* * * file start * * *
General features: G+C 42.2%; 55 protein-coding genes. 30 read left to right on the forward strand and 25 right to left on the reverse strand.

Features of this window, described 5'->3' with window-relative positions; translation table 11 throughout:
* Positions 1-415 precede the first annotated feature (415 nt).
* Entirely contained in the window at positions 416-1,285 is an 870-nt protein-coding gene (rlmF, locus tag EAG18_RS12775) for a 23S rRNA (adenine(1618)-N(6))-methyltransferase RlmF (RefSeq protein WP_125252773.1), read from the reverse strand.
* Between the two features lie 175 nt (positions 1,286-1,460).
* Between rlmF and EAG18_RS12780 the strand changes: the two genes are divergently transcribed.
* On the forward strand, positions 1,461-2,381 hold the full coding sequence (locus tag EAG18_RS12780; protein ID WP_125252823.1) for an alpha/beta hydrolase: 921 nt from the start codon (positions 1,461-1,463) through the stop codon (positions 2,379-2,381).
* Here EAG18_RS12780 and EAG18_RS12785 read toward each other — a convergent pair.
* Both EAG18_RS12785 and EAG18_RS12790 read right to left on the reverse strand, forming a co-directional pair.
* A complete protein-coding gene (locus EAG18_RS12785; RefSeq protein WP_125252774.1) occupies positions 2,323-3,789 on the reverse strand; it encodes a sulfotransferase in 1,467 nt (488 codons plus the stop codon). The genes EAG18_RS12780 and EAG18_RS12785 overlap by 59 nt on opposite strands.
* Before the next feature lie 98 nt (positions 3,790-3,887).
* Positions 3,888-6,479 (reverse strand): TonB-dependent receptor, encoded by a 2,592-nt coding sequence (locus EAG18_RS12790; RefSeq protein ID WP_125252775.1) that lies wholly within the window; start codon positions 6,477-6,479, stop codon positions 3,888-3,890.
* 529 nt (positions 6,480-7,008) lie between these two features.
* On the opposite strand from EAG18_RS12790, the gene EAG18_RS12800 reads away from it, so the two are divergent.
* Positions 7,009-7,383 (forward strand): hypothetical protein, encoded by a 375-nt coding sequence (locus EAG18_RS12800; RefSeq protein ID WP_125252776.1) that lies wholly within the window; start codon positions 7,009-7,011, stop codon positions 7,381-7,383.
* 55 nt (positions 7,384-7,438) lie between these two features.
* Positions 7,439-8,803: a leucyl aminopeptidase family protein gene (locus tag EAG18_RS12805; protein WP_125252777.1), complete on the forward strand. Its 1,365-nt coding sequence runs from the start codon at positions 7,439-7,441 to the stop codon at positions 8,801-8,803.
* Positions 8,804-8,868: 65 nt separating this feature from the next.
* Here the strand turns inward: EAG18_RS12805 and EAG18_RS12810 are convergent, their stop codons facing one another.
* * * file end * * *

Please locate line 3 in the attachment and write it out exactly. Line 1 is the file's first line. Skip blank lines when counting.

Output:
* Positions 1-415 precede the first annotated feature (415 nt).